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Fighter and cool-headed realist, Suga is willing to cooperate with outsiders

Nagata-cho has called the new prime minister Yoshihide Suga both a “brawler” and a “cool-headed realist.” Suga has always pictured himself as being cut out for the role of advisor to the prime minister.


After joining the Lower House in 1996, Suga was involved in power struggles within the party from early on, disobeying faction leaders as well as the prime minister at the time.


In 1998, Suga left the Obuchi faction (now the Takeshita faction) to support his mentor (former chief cabinet secretary) Seiroku Kajiyama, who ran for the Liberal Democratic Party (LDP) presidency against the faction leader, Keizo Obuchi. After Kajiyama’s candidacy failed, Suga joined another faction led by (then-LDP secretary-general) Koichi Kato. In 2000, Suga helped Kato in his failed attempt to force then-prime minister Yoshiro Mori to resign. Those events, though unsuccessful, gave Suga a larger presence in the party.


Suga was flexible about making deals with other parties as well if he judged these would be beneficial.  


Cooperation with Komeito, the junior coalition partner, over the 2015 consumption tax hike provides a good example. Komeito was against an across-the-board tax hike, and insisted on applying a lower rate (8%) to foodstuffs to protect low- income households. The LDP and the Ministry of Finance were reluctant to accept Komeito’s proposal. As chief cabinet secretary, Suga went over the LDP senior executives’ heads to negotiate with Komeito.


During a discussion over the tax issue, Hiroshi Sato, chairman of Soka Gakkai (Komeito’s power base), told Suga: “Unless an exception is made for a lower tax rate, there will be no cooperation in elections.” After Suga was elected to the Diet from Kanagawa, he made the acquaintance of Sato, who was active in the prefecture. Since Suga became chief cabinet secretary, he and Sato have successfully consolidated each other’s support base through Suga’s position and Sato’s significant vote-collecting capability.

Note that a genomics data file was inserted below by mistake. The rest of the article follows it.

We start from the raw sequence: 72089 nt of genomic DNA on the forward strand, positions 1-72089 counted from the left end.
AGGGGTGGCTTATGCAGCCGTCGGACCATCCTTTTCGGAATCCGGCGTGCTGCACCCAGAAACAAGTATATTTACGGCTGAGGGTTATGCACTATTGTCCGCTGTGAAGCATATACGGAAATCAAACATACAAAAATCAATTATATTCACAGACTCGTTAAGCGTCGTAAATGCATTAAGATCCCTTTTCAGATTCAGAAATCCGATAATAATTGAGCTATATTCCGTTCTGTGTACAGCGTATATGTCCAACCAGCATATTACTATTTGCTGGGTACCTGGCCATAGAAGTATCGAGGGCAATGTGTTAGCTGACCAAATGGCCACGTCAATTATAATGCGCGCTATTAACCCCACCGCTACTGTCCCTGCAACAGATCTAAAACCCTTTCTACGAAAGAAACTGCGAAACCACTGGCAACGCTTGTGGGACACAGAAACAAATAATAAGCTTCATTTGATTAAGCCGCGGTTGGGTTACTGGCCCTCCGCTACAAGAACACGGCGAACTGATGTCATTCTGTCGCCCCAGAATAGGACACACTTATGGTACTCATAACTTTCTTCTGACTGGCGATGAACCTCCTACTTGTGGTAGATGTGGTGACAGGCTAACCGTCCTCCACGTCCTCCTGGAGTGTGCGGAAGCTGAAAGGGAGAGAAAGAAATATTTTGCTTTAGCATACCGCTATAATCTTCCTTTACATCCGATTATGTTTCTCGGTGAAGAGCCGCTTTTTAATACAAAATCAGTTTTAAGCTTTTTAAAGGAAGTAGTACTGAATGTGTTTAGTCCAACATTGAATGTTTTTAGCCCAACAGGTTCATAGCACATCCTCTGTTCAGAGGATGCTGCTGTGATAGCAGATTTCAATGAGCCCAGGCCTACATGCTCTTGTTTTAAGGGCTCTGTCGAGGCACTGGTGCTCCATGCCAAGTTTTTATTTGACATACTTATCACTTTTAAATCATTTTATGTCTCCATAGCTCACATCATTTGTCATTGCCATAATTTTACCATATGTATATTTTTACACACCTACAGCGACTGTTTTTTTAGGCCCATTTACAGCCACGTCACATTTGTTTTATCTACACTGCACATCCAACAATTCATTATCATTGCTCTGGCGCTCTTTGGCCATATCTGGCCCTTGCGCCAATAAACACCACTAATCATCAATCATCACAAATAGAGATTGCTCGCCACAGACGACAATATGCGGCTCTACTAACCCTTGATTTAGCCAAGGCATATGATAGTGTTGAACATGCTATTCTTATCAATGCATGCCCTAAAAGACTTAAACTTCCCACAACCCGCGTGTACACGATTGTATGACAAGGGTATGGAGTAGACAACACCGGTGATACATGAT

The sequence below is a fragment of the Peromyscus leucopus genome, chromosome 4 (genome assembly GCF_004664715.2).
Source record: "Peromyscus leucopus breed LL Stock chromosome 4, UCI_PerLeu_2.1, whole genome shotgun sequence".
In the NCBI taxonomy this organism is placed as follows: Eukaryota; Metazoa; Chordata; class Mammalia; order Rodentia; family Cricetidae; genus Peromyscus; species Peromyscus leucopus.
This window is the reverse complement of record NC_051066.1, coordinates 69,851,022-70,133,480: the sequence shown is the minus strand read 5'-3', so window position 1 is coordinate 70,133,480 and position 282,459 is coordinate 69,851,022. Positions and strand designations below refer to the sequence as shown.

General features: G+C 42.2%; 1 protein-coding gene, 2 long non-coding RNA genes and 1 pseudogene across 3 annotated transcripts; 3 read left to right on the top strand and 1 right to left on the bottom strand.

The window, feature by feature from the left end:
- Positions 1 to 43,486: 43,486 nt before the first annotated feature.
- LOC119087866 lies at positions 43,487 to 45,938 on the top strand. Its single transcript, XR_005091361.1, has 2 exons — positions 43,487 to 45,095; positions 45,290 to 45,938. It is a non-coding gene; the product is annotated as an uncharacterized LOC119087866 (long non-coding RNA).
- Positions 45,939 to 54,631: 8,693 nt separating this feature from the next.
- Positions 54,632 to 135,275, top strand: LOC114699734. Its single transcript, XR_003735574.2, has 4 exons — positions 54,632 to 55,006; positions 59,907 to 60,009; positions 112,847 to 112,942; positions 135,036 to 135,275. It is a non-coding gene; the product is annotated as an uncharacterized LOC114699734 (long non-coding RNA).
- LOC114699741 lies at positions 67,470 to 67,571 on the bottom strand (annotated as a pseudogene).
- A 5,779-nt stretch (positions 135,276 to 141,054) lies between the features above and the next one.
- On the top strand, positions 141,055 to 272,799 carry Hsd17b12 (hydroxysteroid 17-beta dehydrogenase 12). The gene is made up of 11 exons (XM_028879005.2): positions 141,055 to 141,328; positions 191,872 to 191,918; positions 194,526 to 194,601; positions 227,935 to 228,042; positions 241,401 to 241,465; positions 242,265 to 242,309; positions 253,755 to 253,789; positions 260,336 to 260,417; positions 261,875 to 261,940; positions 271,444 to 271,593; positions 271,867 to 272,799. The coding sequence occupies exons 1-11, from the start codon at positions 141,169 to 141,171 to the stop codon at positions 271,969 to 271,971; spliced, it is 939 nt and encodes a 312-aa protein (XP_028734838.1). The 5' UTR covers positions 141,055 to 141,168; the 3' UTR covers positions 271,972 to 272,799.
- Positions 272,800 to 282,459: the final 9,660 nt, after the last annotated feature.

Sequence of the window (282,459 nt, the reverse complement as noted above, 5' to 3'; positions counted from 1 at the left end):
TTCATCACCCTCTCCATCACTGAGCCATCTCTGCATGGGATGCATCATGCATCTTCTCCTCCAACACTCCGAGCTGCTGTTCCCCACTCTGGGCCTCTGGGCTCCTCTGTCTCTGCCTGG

Eventually, Suga convinced then-prime minister Shinzo Abe and brought about the version of the tax increase Komeito had proposed. In the process, he even replaced the chairman of the LDP Research Commission on the Tax System. Some in the party were displeased with Suga’s forceful method to achieve his goal. Suga also disregarded his own words from the time he was first elected to the Diet: “We cannot put Japan’s future in the hands of a party that is controlled by a religious organization.”


He is willing to partner with the opposition as well. In the Osaka mayoral race in 2007, Suga, who was chairman of the LDP election strategy committee at the time, was asked to support the candidacy of lawyer Toru Hashimoto. Instead of running in 2007, Hashimoto ran in and won the gubernatorial race in 2008. Suga used his connection with Hashimoto to boost expectations for Abe in the 2012 presidential election.


Suga still cooperates with Nippon Ishin no Kai on such initiatives as the Osaka metropolis plan. LDP Diet members from Osaka complain, “Many local LDP supporters are unhappy about Suga,” but Suga doesn’t seem perturbed by their displeasure. Many describe Suga’s personal connections as “mutually beneficial strategic relations” forged through shared interests. (Abridged)

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